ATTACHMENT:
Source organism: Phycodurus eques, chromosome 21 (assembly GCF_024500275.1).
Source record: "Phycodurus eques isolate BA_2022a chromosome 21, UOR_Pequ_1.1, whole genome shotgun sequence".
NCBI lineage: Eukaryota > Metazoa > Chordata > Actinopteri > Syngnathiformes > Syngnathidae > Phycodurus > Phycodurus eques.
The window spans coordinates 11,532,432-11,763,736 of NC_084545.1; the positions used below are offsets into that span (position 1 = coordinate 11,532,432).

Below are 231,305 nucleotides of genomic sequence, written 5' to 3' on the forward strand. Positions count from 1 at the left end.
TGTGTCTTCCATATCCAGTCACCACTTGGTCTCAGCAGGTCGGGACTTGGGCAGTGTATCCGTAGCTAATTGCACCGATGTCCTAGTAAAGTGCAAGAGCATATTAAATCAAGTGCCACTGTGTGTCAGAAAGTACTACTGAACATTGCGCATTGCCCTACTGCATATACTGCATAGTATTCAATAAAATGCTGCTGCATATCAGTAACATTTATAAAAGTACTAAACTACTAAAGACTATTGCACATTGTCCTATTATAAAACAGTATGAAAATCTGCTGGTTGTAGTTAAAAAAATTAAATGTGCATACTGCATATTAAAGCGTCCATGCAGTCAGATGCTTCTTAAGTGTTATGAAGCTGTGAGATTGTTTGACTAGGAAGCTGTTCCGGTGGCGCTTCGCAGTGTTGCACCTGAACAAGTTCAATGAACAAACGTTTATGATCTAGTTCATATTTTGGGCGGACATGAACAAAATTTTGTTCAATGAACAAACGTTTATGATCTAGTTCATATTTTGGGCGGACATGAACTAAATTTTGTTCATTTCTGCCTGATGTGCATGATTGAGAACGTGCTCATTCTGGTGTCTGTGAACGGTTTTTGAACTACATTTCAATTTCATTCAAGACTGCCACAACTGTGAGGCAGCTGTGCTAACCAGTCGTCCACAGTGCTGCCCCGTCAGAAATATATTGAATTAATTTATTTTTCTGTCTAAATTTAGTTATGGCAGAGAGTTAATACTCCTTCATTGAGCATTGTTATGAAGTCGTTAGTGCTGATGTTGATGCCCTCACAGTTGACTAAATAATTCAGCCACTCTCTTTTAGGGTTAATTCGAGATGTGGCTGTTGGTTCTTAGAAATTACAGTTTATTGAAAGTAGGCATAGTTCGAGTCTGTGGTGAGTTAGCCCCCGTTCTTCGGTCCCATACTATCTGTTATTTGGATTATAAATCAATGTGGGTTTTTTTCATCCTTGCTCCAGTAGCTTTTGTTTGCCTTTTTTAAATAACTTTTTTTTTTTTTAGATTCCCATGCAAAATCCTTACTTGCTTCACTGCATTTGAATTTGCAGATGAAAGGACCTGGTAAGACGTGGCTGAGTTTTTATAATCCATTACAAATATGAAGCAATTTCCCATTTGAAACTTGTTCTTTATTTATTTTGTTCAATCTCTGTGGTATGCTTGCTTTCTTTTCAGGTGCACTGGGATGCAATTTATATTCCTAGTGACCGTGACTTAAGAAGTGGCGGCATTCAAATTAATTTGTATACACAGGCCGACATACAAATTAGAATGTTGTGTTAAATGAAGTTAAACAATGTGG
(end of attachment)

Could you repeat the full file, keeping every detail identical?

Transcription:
Source organism: Phycodurus eques, chromosome 21 (assembly GCF_024500275.1).
Source record: "Phycodurus eques isolate BA_2022a chromosome 21, UOR_Pequ_1.1, whole genome shotgun sequence".
NCBI lineage: Eukaryota > Metazoa > Chordata > Actinopteri > Syngnathiformes > Syngnathidae > Phycodurus > Phycodurus eques.
The window spans coordinates 11,532,432-11,763,736 of NC_084545.1; the positions used below are offsets into that span (position 1 = coordinate 11,532,432).

Below are 231,305 nucleotides of genomic sequence, written 5' to 3' on the forward strand. Positions count from 1 at the left end.
TGTGTCTTCCATATCCAGTCACCACTTGGTCTCAGCAGGTCGGGACTTGGGCAGTGTATCCGTAGCTAATTGCACCGATGTCCTAGTAAAGTGCAAGAGCATATTAAATCAAGTGCCACTGTGTGTCAGAAAGTACTACTGAACATTGCGCATTGCCCTACTGCATATACTGCATAGTATTCAATAAAATGCTGCTGCATATCAGTAACATTTATAAAAGTACTAAACTACTAAAGACTATTGCACATTGTCCTATTATAAAACAGTATGAAAATCTGCTGGTTGTAGTTAAAAAAATTAAATGTGCATACTGCATATTAAAGCGTCCATGCAGTCAGATGCTTCTTAAGTGTTATGAAGCTGTGAGATTGTTTGACTAGGAAGCTGTTCCGGTGGCGCTTCGCAGTGTTGCACCTGAACAAGTTCAATGAACAAACGTTTATGATCTAGTTCATATTTTGGGCGGACATGAACAAAATTTTGTTCAATGAACAAACGTTTATGATCTAGTTCATATTTTGGGCGGACATGAACTAAATTTTGTTCATTTCTGCCTGATGTGCATGATTGAGAACGTGCTCATTCTGGTGTCTGTGAACGGTTTTTGAACTACATTTCAATTTCATTCAAGACTGCCACAACTGTGAGGCAGCTGTGCTAACCAGTCGTCCACAGTGCTGCCCCGTCAGAAATATATTGAATTAATTTATTTTTCTGTCTAAATTTAGTTATGGCAGAGAGTTAATACTCCTTCATTGAGCATTGTTATGAAGTCGTTAGTGCTGATGTTGATGCCCTCACAGTTGACTAAATAATTCAGCCACTCTCTTTTAGGGTTAATTCGAGATGTGGCTGTTGGTTCTTAGAAATTACAGTTTATTGAAAGTAGGCATAGTTCGAGTCTGTGGTGAGTTAGCCCCCGTTCTTCGGTCCCATACTATCTGTTATTTGGATTATAAATCAATGTGGGTTTTTTTCATCCTTGCTCCAGTAGCTTTTGTTTGCCTTTTTTAAATAACTTTTTTTTTTTTTAGATTCCCATGCAAAATCCTTACTTGCTTCACTGCATTTGAATTTGCAGATGAAAGGACCTGGTAAGACGTGGCTGAGTTTTTATAATCCATTACAAATATGAAGCAATTTCCCATTTGAAACTTGTTCTTTATTTATTTTGTTCAATCTCTGTGGTATGCTTGCTTTCTTTTCAGGTGCACTGGGATGCAATTTATATTCCTAGTGACCGTGACTTAAGAAGTGGCGGCATTCAAATTAATTTGTATACACAGGCCGACATACAAATTAGAATGTTGTGTTAAATGAAGTTAAACAATGTGG